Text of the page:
Just today, Zebra announced the release of two new members of the TC family, the TC53 (WLAN) and the TC58 (WWAN), which, despite their very similar names to their predecessors, seem to have all the characteristics to redefine the concept of the handheld terminal, exponentially increasing the possibilities of implementing applications increasingly oriented towards the world of augmented reality and the Internet of Things.
The introduction of 5G and Wi-Fi 6E technologies, combined with the latest Qualcomm 6490 processor, make it future-proof and ready to reach the highest speeds currently available.
The positioning of this device sees it alongside the current TC52ax/TC52x and TC57x, from which it inherits the optimised and ergonomic form factor, particularly suitable for use on the move, both inside and outside the company (order collection, in-store operations, logistics inspections), where it typically performs occasional barcode reading, data synchronisation and catalogue displays with photos.
The most noticeable change concerns the screen size, which now reaches 6 inches, while gaining a few more grams (around 30) compared to the TC57x and equalling the weight of the competition. However, this slight increase is compensated for by a noticeable reduction in thickness from 18.6mm to 16.7mm, which is quite an achievement!
It is also the first device in the Enterprise sector capable of capturing accurate and ‘compliant’ parcel measurements in seconds, thanks to its integrated Time of Flight sensor, up to now the prerogative of high-end consumer smartphones, will be available on certified models. .
The device’s longevity is guaranteed by Zebra’s classic formula of 4 (sales) + 4 years (support), which should ensure that it will last up to Android 15.
Among the accessories, we note the presence of four different types of batteries: standard (4400mAh), extended (6600mAh), wirelessly rechargeable, and a battery equipped with a BLE sensor that allows the device to be found even when switched off or out of range, as well as opening the door to real time tracking applications based on this technology, which, let us remember, can achieve an accuracy in the order of a couple of metres.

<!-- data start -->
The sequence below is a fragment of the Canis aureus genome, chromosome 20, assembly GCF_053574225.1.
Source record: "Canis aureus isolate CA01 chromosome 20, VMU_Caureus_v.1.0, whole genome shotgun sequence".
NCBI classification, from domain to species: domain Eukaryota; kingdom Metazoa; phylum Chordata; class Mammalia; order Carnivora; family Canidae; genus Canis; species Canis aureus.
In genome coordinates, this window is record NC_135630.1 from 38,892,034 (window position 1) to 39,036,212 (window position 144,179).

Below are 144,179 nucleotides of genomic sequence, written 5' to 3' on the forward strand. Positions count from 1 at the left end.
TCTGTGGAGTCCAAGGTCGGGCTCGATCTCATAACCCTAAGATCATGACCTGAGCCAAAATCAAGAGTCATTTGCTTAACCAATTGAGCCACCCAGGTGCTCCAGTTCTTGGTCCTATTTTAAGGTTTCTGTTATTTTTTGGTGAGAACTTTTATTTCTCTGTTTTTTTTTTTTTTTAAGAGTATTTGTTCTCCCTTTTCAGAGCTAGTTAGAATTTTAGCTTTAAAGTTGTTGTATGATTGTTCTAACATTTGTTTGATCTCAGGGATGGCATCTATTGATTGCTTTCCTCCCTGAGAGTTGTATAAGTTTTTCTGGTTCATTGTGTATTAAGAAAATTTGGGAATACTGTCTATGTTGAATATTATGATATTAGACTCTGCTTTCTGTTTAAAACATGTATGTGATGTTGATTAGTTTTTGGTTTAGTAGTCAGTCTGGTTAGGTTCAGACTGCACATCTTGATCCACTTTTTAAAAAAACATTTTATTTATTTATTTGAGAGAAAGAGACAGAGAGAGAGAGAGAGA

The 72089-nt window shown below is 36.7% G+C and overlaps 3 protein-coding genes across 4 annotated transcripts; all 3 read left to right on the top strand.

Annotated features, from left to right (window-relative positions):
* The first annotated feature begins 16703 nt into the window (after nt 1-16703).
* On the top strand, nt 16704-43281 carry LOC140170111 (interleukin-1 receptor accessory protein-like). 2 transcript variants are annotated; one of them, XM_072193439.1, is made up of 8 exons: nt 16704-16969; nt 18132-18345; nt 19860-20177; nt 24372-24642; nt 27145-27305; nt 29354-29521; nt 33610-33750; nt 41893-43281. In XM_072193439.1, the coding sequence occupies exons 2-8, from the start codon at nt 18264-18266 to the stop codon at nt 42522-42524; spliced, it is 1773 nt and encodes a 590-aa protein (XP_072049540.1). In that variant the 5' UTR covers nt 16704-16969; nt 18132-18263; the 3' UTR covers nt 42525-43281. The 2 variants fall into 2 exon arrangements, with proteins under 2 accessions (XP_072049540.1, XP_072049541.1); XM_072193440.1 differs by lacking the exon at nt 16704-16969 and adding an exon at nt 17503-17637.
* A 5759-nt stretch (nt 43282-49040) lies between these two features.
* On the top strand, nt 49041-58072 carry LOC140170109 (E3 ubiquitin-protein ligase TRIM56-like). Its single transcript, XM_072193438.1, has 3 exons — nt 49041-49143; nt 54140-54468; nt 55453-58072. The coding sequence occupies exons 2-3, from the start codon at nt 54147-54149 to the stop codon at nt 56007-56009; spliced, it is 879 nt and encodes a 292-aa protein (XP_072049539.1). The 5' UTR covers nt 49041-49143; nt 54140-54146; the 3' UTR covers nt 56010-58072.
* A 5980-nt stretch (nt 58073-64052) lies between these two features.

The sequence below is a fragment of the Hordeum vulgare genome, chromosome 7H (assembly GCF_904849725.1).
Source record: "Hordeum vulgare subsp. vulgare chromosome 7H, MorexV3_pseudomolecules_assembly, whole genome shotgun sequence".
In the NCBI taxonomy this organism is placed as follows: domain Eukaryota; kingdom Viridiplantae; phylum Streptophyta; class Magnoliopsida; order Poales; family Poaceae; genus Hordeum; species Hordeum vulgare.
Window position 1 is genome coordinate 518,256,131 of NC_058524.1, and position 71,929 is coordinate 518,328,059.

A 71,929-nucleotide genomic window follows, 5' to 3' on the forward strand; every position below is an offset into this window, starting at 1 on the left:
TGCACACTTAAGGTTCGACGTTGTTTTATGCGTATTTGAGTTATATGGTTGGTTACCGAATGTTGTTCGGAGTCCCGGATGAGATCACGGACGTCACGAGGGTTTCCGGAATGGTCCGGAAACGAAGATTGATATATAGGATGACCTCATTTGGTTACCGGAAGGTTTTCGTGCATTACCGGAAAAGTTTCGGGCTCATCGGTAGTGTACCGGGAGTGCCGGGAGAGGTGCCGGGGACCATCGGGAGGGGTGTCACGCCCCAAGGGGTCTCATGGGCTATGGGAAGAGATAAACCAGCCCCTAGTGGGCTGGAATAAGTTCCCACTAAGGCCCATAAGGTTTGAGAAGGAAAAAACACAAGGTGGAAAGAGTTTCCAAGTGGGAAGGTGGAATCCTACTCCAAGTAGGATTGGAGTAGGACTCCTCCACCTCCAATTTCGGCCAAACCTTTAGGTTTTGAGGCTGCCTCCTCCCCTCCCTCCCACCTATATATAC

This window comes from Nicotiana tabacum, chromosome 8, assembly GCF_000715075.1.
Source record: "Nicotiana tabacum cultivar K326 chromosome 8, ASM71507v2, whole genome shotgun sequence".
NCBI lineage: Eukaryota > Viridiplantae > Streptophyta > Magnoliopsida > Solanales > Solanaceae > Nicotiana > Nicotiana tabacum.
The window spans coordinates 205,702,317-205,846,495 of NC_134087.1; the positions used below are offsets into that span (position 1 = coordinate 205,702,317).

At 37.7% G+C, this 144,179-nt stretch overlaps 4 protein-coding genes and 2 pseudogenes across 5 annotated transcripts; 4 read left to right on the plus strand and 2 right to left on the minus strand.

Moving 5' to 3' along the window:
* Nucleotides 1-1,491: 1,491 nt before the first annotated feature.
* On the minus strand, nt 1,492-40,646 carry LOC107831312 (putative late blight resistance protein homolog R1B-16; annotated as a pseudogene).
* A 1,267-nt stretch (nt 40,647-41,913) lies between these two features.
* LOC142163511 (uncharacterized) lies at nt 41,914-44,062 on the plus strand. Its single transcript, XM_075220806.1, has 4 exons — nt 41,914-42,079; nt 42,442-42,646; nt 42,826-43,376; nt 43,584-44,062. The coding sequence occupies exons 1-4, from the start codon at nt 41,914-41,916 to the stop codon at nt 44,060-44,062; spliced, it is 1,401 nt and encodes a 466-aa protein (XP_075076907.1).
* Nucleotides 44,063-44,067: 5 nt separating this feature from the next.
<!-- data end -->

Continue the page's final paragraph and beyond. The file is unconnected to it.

Also interesting is the introduction of a Workstation cradle that, if necessary, allows this portable computer to be transformed into a real ‘desktop-like’ workstation, to which traditional peripherals (monitor, keyboard, mouse) can be connected. In this way, the need to purchase and manage several dedicated desktop PCs is reduced, with considerable savings in time and resources.
For use with RFID solutions, the TC53/58 can be physically coupled with the Zebra RFD40 sled (via an eConnex adapter) to become a single device capable of handling UHF RFID tags.
But how is this new device?
We put it to the test to see how it performs while using our dedicated retail and SFA solutions, .onRetail and .onSales respectively. The opponents chosen for this contest are its predecessor the TC57x and the Honeywell CT45XP.
From the left: Honeywell CT45XP, Zebra TC58, Zebra TC57x
We have selected the most computationally intensive operations, where data processing speed and barcode reading times are easily tangible and measurable parameters for the end operator.
Our test with .onRetail